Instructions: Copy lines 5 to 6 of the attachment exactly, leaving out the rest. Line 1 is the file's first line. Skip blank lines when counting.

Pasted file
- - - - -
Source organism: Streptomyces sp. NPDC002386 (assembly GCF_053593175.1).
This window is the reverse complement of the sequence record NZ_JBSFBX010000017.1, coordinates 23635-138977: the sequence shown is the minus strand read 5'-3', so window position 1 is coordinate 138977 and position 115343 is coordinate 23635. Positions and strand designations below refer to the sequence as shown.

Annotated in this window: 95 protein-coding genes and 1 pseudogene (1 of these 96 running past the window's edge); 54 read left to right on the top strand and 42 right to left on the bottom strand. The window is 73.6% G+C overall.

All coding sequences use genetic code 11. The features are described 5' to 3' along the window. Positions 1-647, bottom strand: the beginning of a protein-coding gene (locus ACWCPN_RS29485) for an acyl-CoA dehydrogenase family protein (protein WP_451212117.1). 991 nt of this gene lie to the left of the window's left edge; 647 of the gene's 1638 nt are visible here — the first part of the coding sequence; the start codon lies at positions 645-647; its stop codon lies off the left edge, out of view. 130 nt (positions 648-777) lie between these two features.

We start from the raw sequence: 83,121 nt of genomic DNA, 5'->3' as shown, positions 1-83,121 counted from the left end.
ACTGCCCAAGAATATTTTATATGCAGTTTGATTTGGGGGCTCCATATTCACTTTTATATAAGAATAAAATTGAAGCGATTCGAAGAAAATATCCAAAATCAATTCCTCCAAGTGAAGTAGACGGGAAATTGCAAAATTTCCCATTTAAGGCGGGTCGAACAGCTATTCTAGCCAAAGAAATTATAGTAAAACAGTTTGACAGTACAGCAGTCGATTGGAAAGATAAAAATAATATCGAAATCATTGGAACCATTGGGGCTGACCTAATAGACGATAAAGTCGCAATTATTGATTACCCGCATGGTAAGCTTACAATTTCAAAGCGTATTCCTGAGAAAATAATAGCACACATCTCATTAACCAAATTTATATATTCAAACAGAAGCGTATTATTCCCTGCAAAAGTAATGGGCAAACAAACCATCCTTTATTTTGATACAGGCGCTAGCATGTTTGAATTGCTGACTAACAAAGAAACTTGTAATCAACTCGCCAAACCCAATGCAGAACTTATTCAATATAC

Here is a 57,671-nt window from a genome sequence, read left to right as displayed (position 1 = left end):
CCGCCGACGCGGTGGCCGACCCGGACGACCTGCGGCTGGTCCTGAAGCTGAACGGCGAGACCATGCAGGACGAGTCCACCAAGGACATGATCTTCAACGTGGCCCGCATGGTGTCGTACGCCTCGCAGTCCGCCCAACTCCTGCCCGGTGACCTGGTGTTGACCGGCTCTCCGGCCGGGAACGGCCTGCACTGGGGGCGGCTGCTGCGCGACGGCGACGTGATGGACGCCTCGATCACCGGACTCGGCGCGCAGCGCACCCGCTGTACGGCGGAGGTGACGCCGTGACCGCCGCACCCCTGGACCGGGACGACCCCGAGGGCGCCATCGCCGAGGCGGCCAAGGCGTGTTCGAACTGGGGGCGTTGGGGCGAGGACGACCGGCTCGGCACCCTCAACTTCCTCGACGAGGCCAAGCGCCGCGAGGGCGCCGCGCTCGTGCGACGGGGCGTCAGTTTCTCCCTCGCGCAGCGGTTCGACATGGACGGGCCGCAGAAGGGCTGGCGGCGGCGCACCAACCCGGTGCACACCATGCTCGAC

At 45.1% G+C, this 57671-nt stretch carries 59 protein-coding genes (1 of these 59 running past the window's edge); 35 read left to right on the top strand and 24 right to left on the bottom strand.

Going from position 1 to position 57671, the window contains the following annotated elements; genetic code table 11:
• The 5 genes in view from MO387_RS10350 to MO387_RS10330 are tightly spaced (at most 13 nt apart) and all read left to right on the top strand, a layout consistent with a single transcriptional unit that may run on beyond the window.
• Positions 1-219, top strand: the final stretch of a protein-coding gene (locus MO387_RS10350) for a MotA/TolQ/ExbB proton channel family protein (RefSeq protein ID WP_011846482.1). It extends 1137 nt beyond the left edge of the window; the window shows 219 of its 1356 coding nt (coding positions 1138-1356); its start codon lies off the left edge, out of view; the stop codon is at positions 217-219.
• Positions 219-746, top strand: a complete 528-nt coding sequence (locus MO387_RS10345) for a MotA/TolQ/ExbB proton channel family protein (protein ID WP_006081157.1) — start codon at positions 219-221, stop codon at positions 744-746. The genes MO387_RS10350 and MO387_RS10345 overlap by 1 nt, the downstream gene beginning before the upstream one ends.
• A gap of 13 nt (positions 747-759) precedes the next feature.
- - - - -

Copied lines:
We start from the raw sequence: 83,121 nt of genomic DNA, 5'->3' as shown, positions 1-83,121 counted from the left end.
ACTGCCCAAGAATATTTTATATGCAGTTTGATTTGGGGGCTCCATATTCACTTTTATATAAGAATAAAATTGAAGCGATTCGAAGAAAATATCCAAAATCAATTCCTCCAAGTGAAGTAGACGGGAAATTGCAAAATTTCCCATTTAAGGCGGGTCGAACAGCTATTCTAGCCAAAGAAATTATAGTAAAACAGTTTGACAGTACAGCAGTCGATTGGAAAGATAAAAATAATATCGAAATCATTGGAACCATTGGGGCTGACCTAATAGACGATAAAGTCGCAATTATTGATTACCCGCATGGTAAGCTTACAATTTCAAAGCGTATTCCTGAGAAAATAATAGCACACATCTCATTAACCAAATTTATATATTCAAACAGAAGCGTATTATTCCCTGCAAAAGTAATGGGCAAACAAACCATCCTTTATTTTGATACAGGCGCTAGCATGTTTGAATTGCTGACTAACAAAGAAACTTGTAATCAACTCGCCAAACCCAATGCAGAACTTATTCAATATAC